The opposition is forever chasing the ball.
You start by keeping possession… that is the beginning… keep the ball and the opponents will chase it, then, they chase some more because we have all been taught that football without the ball isn’t football at all.
The chase gets frantic till finally, with time running out, the opposition runs into the ground. Then, with patience wearing thin, an error is made, the cracks appear and the team with the ball glides in and gets the goal.
Sounds a lot like the tiki-taka tactic that Barcelona used to capture the world? It is. And if FC Goa manager Sergio Lobera Rodriguez has his way, we might see a version of it in Indian Super League too.
Lobera has previously coached UD Las Palmas and Moghreb Tetouan in Morocco and was also part of Tito Vilanova’s backroom staff during his tenure as the Head Coach of FC Barcelona.
“There is a particular style of football that I want to play and we chose players based on that philosophy and ideals in conjunction with the image that the club wanted to project this year. We chose to get some players who are familiar with the system and we also got some players who we feel have great potential to excel in this system,” said Lobera during a press conference in Mumbai.
When asked to elaborate on his style, Lobera further added: “Lots of short passes, we keep the ball, we keep possession and when we lose the ball, we get it back quickly. That’s it.”
It seems simple enough but it hardly is.
When Barcelona first started to play tiki-taka under Pep Guardiola, they began to achieve unprecedented levels of possession. In his first season Barcelona had 65.7% possession on average, which became 68.9 the season after. Then in the third it was 72.7. This was – in many ways – football being played at its most extreme.
“What football, what dominance!” Xavi later recalled. “We had the ball all the time and when we lost it, we won it back instantly. It was football at its most sublime.”
To play that kind of football, you need players who understand not just the philosophy but also have the skills to back up that understanding.
Attacking midfielder Manuel Lanzarote will be key for Lobera. Having started his footballing education at La Masia, the Spaniard should be the man who will be counted upon to be the puppet-master. But the others, including Indian stars like Pronay Halder, Narayan Das and Brandon Fernandes and foreigners like Ferran Corominas and Bruno Pinheiro – will have to do their part. A passing game requires intensity, accuracy and a lot of patience. But perhaps most importantly, it requires vision.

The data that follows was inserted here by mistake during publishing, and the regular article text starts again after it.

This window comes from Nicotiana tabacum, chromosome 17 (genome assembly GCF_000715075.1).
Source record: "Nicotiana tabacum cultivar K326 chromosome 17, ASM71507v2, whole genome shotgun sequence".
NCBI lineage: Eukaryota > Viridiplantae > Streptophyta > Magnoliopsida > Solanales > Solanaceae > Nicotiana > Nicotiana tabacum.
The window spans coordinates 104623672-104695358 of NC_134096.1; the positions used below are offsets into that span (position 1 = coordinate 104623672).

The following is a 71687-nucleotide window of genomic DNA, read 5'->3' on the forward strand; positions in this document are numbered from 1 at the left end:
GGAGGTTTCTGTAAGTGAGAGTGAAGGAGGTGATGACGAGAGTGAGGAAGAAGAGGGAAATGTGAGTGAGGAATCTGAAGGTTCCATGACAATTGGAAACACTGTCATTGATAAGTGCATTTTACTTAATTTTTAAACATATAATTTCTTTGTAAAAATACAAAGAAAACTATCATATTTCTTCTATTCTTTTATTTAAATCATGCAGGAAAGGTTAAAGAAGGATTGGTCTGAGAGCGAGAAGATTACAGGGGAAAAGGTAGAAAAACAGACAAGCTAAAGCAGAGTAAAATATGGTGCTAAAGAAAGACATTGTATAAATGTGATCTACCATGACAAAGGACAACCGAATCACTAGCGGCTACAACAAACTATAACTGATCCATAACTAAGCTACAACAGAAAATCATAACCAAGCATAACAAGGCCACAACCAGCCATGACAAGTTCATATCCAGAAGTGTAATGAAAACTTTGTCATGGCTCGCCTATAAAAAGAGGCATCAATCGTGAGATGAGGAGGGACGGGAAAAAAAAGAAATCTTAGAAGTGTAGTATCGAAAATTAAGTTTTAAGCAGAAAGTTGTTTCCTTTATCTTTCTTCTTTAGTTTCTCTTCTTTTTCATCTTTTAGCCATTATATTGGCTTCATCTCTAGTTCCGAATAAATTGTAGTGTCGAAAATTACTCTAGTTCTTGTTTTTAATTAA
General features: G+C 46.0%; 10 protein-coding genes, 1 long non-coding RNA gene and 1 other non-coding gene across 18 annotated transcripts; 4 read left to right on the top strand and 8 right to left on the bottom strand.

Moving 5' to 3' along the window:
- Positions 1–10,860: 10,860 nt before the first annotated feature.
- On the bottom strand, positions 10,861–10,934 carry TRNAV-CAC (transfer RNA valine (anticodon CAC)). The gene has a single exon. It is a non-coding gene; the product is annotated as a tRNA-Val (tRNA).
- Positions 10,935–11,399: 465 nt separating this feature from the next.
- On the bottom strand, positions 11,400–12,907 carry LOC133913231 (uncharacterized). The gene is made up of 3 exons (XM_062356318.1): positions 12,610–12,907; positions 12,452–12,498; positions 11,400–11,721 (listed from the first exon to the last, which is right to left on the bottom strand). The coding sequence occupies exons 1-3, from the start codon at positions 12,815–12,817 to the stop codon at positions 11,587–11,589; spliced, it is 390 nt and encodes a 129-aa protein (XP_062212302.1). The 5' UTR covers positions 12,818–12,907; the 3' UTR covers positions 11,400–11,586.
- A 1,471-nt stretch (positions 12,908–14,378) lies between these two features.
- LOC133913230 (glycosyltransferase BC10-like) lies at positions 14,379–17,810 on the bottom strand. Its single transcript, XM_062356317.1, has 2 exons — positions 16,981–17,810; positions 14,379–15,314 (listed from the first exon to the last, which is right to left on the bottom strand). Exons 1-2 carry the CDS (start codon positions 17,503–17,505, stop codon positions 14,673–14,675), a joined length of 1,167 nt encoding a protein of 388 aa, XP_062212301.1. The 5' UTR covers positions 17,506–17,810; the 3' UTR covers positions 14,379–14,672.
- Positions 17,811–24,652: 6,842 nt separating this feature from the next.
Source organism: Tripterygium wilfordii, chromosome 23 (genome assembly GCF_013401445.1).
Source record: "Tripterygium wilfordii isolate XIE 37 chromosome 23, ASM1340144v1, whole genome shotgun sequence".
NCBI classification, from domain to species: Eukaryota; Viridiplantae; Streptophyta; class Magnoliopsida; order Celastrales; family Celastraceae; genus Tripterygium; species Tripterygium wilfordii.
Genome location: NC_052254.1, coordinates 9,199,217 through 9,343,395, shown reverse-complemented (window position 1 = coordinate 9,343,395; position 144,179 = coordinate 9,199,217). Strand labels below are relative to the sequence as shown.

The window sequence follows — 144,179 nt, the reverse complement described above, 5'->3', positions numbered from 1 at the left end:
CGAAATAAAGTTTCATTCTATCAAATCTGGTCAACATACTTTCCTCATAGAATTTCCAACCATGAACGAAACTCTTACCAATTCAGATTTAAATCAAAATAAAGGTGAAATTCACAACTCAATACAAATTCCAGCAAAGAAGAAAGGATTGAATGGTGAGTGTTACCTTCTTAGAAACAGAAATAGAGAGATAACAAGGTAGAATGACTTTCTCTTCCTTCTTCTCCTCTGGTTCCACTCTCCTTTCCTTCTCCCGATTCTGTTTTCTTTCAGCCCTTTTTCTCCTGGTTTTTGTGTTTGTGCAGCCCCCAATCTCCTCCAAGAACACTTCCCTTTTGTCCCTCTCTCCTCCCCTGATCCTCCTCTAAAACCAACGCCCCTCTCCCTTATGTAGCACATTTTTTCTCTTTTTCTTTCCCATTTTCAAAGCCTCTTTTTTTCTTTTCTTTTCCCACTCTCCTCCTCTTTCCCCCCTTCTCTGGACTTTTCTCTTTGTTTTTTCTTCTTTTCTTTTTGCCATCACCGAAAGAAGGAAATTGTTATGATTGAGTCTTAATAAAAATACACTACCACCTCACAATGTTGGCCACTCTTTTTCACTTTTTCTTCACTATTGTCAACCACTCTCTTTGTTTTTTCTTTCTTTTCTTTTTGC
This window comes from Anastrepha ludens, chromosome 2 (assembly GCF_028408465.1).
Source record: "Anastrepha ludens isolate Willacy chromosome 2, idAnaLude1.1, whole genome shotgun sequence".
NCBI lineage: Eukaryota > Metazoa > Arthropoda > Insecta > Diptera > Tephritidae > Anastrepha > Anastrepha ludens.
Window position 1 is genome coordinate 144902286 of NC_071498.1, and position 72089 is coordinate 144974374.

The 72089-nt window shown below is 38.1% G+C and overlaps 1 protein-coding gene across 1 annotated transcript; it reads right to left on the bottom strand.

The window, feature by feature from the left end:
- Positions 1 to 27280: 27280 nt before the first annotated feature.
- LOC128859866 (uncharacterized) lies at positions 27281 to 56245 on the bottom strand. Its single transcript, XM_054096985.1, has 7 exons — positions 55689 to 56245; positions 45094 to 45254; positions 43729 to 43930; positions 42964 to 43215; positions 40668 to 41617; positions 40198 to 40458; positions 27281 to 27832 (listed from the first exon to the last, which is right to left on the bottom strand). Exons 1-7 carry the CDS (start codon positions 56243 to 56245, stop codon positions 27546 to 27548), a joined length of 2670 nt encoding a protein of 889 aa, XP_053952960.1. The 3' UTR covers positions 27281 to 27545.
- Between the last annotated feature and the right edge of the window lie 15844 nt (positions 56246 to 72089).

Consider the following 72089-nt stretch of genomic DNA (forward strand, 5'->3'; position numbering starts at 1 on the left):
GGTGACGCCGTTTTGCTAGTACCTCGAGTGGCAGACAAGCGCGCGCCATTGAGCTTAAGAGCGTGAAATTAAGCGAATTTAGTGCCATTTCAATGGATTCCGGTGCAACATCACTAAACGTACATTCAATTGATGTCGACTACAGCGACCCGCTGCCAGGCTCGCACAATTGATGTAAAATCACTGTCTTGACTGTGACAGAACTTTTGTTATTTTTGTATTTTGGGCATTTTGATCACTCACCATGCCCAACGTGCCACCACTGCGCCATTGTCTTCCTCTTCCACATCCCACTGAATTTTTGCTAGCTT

One has to pass with the ultimate goal in mind – that is to weaken the opposition and score. And for that, you need someone who can see the whole pitch and pinpoint the chinks in the defence. Lobera will hope Lanzarote can be that man.
One of the keys to Barca’s success during the tiki-taka era was not only passing but also a pressing plan, which saw the Blaugrana regaining the ball almost as soon as they had lost it. This kind of intensity means you never stop running – a tactic which can have a great physical demand for the players.
But Lobera isn’t worried about that.
“Have the ball means running less,” said the FC Goa manager. “If you can control the ball, the opponents need to chase it. They get more tired. They get more fatigued. That’s what we want to do.
“If you have the ball, you can control the pace of the game. You can make it work for you.”
When asked whether this sounds a lot like Barcelona, Lobera just smiled and threw up his hands.
The essential simplicity of the entire tactic was endearing. You didn’t need to be big or powerful but you had to be comfortable on the ball. It was, as many have said, ‘not just a minor tweak but a whole new way of doing things.’
And that is why it was so successful. It met its match in teams that were comfortable playing without the ball… in teams that parked the bus and waited for the ball to come to them… in teams that countered rapidly. Now, the pretty passing style is all but history. There are variations that persist but the pure tiki-taka we knew is now history.
In his own way, Lobera wants India and FC Goa to be his test bed, a test that might just bring the tiki-taka back to life. It might seem like a pretty unlikely place for a comeback but in football, as in life, there are no certainties.